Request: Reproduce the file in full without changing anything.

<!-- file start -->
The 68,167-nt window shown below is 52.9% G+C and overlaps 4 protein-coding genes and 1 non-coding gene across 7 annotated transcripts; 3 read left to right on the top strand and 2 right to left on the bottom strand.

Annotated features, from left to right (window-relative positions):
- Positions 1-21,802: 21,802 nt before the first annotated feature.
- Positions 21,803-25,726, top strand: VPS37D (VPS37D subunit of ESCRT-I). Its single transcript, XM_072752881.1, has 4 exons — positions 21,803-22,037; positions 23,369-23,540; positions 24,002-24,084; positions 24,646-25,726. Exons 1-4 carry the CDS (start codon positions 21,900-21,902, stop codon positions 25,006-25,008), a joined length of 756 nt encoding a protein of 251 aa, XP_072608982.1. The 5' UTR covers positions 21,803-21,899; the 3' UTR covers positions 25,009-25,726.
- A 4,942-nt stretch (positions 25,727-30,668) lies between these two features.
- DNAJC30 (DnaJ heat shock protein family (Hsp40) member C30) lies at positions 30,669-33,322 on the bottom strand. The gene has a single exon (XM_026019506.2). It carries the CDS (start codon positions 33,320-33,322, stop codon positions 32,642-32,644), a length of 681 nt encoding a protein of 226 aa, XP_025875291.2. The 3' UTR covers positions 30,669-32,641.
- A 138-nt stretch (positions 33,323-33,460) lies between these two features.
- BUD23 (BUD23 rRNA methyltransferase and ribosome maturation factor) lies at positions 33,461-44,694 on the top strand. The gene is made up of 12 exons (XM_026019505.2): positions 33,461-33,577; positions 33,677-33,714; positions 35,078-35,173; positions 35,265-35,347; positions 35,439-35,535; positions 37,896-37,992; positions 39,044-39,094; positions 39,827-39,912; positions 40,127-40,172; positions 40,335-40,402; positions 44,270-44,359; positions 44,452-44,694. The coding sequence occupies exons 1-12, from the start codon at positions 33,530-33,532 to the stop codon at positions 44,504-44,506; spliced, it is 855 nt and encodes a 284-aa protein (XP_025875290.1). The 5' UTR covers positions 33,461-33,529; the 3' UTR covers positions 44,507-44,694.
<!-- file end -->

The 68,167-nt window shown below is 52.9% G+C and overlaps 4 protein-coding genes and 1 non-coding gene across 7 annotated transcripts; 3 read left to right on the top strand and 2 right to left on the bottom strand.

Annotated features, from left to right (window-relative positions):
- Positions 1-21,802: 21,802 nt before the first annotated feature.
- Positions 21,803-25,726, top strand: VPS37D (VPS37D subunit of ESCRT-I). Its single transcript, XM_072752881.1, has 4 exons — positions 21,803-22,037; positions 23,369-23,540; positions 24,002-24,084; positions 24,646-25,726. Exons 1-4 carry the CDS (start codon positions 21,900-21,902, stop codon positions 25,006-25,008), a joined length of 756 nt encoding a protein of 251 aa, XP_072608982.1. The 5' UTR covers positions 21,803-21,899; the 3' UTR covers positions 25,009-25,726.
- A 4,942-nt stretch (positions 25,727-30,668) lies between these two features.
- DNAJC30 (DnaJ heat shock protein family (Hsp40) member C30) lies at positions 30,669-33,322 on the bottom strand. The gene has a single exon (XM_026019506.2). It carries the CDS (start codon positions 33,320-33,322, stop codon positions 32,642-32,644), a length of 681 nt encoding a protein of 226 aa, XP_025875291.2. The 3' UTR covers positions 30,669-32,641.
- A 138-nt stretch (positions 33,323-33,460) lies between these two features.
- BUD23 (BUD23 rRNA methyltransferase and ribosome maturation factor) lies at positions 33,461-44,694 on the top strand. The gene is made up of 12 exons (XM_026019505.2): positions 33,461-33,577; positions 33,677-33,714; positions 35,078-35,173; positions 35,265-35,347; positions 35,439-35,535; positions 37,896-37,992; positions 39,044-39,094; positions 39,827-39,912; positions 40,127-40,172; positions 40,335-40,402; positions 44,270-44,359; positions 44,452-44,694. The coding sequence occupies exons 1-12, from the start codon at positions 33,530-33,532 to the stop codon at positions 44,504-44,506; spliced, it is 855 nt and encodes a 284-aa protein (XP_025875290.1). The 5' UTR covers positions 33,461-33,529; the 3' UTR covers positions 44,507-44,694.